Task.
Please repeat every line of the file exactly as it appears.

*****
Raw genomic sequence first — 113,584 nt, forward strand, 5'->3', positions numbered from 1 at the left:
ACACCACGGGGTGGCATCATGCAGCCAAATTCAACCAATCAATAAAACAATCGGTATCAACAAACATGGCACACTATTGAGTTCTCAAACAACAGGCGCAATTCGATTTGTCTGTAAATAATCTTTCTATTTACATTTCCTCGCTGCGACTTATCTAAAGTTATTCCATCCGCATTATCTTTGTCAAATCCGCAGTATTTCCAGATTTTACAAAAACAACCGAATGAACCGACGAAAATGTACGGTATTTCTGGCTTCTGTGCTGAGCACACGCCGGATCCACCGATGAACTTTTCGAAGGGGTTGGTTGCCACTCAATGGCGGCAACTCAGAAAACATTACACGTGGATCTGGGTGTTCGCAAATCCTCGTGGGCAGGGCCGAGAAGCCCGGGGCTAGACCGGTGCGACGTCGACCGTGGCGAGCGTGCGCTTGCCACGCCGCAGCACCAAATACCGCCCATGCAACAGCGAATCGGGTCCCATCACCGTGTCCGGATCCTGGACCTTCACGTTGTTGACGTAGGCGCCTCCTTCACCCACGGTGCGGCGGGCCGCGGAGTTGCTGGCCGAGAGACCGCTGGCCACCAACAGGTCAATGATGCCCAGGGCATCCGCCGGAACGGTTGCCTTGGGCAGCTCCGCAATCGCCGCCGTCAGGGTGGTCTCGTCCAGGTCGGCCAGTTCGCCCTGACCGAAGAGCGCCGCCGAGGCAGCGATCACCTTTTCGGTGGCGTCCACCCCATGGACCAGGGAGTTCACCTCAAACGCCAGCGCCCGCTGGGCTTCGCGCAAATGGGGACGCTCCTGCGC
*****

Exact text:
Raw genomic sequence first — 113,584 nt, forward strand, 5'->3', positions numbered from 1 at the left:
ACACCACGGGGTGGCATCATGCAGCCAAATTCAACCAATCAATAAAACAATCGGTATCAACAAACATGGCACACTATTGAGTTCTCAAACAACAGGCGCAATTCGATTTGTCTGTAAATAATCTTTCTATTTACATTTCCTCGCTGCGACTTATCTAAAGTTATTCCATCCGCATTATCTTTGTCAAATCCGCAGTATTTCCAGATTTTACAAAAACAACCGAATGAACCGACGAAAATGTACGGTATTTCTGGCTTCTGTGCTGAGCACACGCCGGATCCACCGATGAACTTTTCGAAGGGGTTGGTTGCCACTCAATGGCGGCAACTCAGAAAACATTACACGTGGATCTGGGTGTTCGCAAATCCTCGTGGGCAGGGCCGAGAAGCCCGGGGCTAGACCGGTGCGACGTCGACCGTGGCGAGCGTGCGCTTGCCACGCCGCAGCACCAAATACCGCCCATGCAACAGCGAATCGGGTCCCATCACCGTGTCCGGATCCTGGACCTTCACGTTGTTGACGTAGGCGCCTCCTTCACCCACGGTGCGGCGGGCCGCGGAGTTGCTGGCCGAGAGACCGCTGGCCACCAACAGGTCAATGATGCCCAGGGCATCCGCCGGAACGGTTGCCTTGGGCAGCTCCGCAATCGCCGCCGTCAGGGTGGTCTCGTCCAGGTCGGCCAGTTCGCCCTGACCGAAGAGCGCCGCCGAGGCAGCGATCACCTTTTCGGTGGCGTCCACCCCATGGACCAGGGAGTTCACCTCAAACGCCAGCGCCCGCTGGGCTTCGCGCAAATGGGGACGCTCCTGCGC